For the last post of the summer, my dear, we shall remember the place of many happy, lazy August days, a place of many high adventures and many a blood-curling episode – my dear Grandmama’s spare room.
I cannot recall anything I ate at her house, although I lived there for several weeks during several summers. I have no idea what we had for breakfast and no idea how anything got cleaned – I never saw her with any type of cleaning implement. I don’t recall her every writing (although she did write letters when I wasn’t visiting and was a firm believer in thank you notes) or yelling or arguing or complaining although there was a little bickering with grandpapa about the TV being on. He liked to watch the news and sports; she never watched anything. I can’t imagine her cussing – I am not sure if she ever drank alcohol. She certainly never gambled. She gardened, fed her two cats and she read – that was her life.
My grandparents lived in a tiny house that had been built after World War II. It had a tiny living room connected to a tiny dining which could fit the six-person table, a low serving table, and a china cupboard with dozens of tea cups decorated the flowers, but I don’t ever remember seeing her drink or serve tea.
There was a kitchen, one bathroom and two bedrooms – one for each of them. Grandpapa’s was spartan, with a few paintings of fish and his fishing poles leaning in the corner. Grandmama’s room was overcrowded with her four-poster bed, mahogany dressing table, three wooden dressers and several small bookcases. Every surface had a lace mat covered with framed photos, small silver or wooden boxes, figurines, old fashioned perfume bottles, jewelry boxes, small china bowls and carved animals. Every fabric had a floral print and there were chiffon scarves draped everywhere. There were small oriental carpets, an upholstered chair with a matching footstool and a closet full of dresses in plastic bags. Heaven!
But even more heavenly was the spare room – painted white with windows on two walls, the window sills were lined with clear glass bottles filled with colors water with plants in hanging pots in front of them. There was an old-fashioned iron bedstead with a white chenille spread, a closet with all her dresses from the 1930s and 40s, a little writing desk and… and entire wall of books. 15 feet long, over eight feet tall – the shelves had been built when they moved into the house, painted the same color as the walls and filled with every possible book that a mid-20th century gentlewoman would read,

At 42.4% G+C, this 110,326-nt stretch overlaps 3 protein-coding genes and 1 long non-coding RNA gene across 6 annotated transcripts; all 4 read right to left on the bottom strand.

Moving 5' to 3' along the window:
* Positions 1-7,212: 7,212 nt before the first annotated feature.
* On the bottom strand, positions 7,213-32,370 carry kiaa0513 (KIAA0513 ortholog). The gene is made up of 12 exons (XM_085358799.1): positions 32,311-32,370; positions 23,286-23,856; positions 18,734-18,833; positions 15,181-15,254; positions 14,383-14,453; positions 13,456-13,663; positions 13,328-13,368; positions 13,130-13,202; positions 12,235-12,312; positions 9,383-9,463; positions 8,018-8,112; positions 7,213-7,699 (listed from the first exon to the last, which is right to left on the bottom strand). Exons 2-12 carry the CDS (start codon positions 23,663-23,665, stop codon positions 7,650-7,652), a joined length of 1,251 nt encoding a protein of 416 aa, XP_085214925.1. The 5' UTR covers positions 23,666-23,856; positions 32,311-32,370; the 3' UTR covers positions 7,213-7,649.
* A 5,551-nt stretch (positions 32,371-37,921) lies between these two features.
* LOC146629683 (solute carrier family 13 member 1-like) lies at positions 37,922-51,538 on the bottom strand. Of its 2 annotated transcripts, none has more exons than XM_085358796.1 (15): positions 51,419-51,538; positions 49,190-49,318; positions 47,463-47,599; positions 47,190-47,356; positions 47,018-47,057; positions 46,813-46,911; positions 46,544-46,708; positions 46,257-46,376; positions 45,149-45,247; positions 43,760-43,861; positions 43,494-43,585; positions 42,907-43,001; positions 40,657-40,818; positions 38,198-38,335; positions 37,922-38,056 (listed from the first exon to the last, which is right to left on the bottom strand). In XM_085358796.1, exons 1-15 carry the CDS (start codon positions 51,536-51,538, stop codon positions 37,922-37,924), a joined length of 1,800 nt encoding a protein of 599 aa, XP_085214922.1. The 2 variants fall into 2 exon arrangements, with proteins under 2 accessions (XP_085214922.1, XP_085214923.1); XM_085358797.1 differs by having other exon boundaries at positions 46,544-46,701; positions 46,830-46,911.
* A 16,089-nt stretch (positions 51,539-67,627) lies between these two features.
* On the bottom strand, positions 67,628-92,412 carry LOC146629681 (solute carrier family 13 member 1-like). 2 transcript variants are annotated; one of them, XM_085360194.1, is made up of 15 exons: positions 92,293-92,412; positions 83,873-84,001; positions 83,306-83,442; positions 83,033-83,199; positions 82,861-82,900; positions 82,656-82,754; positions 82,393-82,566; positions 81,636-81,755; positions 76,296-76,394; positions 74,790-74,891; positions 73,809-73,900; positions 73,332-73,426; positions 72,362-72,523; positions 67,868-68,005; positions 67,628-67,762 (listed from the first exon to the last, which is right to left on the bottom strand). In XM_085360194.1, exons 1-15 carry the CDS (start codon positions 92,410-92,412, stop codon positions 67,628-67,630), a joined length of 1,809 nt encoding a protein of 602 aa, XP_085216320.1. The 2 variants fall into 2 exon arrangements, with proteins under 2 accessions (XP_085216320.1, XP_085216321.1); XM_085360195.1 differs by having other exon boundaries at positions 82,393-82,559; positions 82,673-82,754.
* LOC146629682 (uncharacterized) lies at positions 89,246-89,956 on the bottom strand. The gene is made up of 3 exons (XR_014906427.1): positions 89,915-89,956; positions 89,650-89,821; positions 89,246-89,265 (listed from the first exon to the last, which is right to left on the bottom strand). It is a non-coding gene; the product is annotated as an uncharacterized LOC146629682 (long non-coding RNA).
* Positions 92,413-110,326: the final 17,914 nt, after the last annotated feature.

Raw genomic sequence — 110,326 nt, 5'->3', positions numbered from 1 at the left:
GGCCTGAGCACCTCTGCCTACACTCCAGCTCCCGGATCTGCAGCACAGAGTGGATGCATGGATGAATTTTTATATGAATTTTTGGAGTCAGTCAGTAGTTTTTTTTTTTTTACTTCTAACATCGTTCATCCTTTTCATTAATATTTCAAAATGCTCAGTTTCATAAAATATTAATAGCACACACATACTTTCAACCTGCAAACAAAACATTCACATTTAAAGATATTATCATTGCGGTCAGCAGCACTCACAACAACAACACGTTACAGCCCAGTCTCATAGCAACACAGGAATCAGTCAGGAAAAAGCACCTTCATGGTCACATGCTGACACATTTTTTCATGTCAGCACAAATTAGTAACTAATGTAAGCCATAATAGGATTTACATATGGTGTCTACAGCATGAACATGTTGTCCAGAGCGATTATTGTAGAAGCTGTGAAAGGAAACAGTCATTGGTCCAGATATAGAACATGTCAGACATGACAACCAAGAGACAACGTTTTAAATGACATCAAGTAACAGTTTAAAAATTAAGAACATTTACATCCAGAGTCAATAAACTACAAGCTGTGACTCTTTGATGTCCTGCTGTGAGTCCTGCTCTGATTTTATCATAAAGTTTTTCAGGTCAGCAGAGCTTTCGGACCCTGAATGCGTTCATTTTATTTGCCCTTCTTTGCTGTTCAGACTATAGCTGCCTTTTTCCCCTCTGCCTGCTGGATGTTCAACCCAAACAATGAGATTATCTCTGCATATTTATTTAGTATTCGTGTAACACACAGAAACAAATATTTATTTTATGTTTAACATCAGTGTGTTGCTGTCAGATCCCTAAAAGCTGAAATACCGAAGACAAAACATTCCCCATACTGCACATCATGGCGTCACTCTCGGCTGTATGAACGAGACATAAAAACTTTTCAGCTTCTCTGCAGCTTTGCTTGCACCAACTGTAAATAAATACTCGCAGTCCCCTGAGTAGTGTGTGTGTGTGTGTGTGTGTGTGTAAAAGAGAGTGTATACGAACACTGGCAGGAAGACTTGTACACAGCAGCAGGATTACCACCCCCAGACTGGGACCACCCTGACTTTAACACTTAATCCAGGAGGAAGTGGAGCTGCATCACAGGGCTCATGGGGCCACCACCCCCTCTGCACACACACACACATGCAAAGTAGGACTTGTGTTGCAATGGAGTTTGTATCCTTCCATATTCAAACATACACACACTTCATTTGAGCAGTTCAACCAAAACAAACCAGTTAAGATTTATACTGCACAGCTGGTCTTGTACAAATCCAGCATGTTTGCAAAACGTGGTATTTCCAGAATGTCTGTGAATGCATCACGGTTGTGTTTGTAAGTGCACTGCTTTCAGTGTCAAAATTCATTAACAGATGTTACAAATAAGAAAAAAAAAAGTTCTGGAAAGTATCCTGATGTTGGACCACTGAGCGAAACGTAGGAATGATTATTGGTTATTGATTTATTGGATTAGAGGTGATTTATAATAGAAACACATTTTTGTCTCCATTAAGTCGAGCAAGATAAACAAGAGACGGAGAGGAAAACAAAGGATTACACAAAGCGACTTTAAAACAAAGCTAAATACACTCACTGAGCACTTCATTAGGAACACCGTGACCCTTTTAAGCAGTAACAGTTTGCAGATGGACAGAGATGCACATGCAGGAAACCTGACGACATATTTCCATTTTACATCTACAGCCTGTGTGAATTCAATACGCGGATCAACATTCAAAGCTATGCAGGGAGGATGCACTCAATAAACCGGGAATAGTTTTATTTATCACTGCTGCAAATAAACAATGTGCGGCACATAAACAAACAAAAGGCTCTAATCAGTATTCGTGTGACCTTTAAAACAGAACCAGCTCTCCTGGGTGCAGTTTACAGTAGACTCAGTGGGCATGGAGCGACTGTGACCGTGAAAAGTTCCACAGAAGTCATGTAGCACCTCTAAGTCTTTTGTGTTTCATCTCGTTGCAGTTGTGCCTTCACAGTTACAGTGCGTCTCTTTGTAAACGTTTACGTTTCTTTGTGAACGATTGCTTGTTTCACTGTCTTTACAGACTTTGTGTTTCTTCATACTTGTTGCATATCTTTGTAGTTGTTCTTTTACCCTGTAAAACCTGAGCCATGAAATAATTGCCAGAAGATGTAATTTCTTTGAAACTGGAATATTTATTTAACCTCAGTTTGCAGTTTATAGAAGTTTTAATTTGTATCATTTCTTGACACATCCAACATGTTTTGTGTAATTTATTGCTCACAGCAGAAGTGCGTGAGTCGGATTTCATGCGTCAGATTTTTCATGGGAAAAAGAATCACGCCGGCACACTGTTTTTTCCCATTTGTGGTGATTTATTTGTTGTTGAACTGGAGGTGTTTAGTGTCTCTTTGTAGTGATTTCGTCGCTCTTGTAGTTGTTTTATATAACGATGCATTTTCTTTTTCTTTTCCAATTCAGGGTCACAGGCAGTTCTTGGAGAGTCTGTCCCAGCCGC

Classics of course, from Shakespeare to Austen, but also every Mary Stewart, Mary Renault, Dick Francis and Agatha Christie. Daphne Du Maurier had a place of pride. Fairy tales from every culture. Louisa May Alcott in editions from her childhood, James Herriot, L. M. Montgomery, A Little Princess, The Secret Garden, a little suspense, sometimes a little information about a far-off place, bravery and fair play winning through. Elizabeth Barret Browning, Emily Dickenson, Edna St. Vincent Milly, and Christina Rosetti, but not Sylvia Plath. Kurt Vonnegut and A Clockwork Orange did not exist for her. She subscribed to Reader’s Digest for decades, not just the magazine but the book club with shortened versions of “great books.”
Long summer days I lay on the bed or on the back lawn and read, read, read, read and read.
These days, of course, there is a much higher standard – one must have a life devoted to something, one must make the world a better place and have a purpose. I can’t remember how she voted or any particular opinion she had on any political topic beyond the fact that she revered Queen Elizabeth. She never traveled but all of my adventures, my trips to Bali, India, Greece, Shanghai, Australia, Iceland, Gibraltar, the Seychelles, Hungary, Provence, Jordan, Italy, Hong Kong, Rhodes, Thailand, Norway; every plane flight, train ride, ferry journey and bus ride; Malaysia, Manchester, the Maldives, Maine, Munich, and Malta; Cyprus, Corfu, Cairo, Corsica, and Crete – everywhere I have gone, the journey started in Grandmama’s spare room.